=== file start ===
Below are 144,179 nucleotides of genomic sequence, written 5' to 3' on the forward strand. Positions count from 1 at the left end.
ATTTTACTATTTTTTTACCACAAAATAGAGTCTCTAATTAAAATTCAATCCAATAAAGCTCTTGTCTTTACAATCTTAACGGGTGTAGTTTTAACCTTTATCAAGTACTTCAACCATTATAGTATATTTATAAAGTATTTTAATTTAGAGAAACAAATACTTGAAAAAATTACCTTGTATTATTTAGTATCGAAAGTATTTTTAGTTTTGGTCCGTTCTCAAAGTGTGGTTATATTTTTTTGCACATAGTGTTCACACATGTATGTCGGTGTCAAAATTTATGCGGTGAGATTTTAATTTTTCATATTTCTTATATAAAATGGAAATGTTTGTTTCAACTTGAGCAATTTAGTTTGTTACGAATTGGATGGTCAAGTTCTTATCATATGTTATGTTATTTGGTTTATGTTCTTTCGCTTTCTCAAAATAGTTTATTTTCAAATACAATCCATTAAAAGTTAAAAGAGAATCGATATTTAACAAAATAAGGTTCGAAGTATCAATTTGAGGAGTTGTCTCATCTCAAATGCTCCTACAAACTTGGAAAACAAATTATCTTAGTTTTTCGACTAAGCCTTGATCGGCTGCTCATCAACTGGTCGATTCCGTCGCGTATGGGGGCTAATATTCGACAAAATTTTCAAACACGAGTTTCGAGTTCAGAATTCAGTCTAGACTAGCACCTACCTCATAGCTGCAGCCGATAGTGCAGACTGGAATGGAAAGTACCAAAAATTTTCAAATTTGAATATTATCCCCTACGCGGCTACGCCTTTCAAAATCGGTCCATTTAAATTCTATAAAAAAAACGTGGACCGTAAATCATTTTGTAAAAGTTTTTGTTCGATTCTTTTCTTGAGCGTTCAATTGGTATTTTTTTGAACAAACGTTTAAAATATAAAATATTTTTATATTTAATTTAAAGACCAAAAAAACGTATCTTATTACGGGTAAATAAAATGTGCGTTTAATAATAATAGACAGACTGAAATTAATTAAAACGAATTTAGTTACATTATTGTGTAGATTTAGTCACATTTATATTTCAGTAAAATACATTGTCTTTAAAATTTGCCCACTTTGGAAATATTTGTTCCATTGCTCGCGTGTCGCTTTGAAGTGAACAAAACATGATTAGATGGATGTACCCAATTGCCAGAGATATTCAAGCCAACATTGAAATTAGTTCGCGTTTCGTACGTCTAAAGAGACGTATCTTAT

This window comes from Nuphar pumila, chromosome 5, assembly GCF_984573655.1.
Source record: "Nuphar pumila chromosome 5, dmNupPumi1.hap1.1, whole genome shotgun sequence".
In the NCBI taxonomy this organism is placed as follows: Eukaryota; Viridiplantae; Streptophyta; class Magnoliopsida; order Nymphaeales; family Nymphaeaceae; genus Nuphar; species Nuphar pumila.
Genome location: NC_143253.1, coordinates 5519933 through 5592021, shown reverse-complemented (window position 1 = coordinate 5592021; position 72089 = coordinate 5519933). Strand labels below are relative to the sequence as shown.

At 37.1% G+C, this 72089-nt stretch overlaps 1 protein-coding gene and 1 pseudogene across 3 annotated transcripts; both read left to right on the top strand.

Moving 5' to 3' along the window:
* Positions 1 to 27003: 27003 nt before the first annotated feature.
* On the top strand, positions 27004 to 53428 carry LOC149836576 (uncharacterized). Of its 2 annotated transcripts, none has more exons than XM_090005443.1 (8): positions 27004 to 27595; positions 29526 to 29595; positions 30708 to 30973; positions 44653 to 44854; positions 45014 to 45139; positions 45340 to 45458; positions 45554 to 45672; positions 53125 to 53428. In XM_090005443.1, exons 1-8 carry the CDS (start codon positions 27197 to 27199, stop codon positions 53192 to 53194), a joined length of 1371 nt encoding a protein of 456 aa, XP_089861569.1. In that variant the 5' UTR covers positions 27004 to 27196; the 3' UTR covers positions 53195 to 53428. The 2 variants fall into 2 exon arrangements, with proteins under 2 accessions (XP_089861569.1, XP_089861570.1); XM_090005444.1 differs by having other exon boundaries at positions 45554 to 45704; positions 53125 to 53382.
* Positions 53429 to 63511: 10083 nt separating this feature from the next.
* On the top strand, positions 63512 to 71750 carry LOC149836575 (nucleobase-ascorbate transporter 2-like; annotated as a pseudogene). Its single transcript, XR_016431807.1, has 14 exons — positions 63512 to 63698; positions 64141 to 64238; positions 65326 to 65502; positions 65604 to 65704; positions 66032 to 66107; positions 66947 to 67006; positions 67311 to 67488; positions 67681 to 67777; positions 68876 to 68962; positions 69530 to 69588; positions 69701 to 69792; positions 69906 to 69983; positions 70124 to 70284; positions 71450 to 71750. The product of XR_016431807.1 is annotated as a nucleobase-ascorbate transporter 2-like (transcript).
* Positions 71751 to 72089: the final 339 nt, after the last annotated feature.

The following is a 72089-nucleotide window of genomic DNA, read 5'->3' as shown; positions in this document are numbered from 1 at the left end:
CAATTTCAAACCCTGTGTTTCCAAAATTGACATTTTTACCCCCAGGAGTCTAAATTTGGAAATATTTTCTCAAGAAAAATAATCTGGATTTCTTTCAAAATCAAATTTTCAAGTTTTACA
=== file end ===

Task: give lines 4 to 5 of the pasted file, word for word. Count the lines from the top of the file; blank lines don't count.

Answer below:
Source record: "Nuphar pumila chromosome 5, dmNupPumi1.hap1.1, whole genome shotgun sequence".
In the NCBI taxonomy this organism is placed as follows: Eukaryota; Viridiplantae; Streptophyta; class Magnoliopsida; order Nymphaeales; family Nymphaeaceae; genus Nuphar; species Nuphar pumila.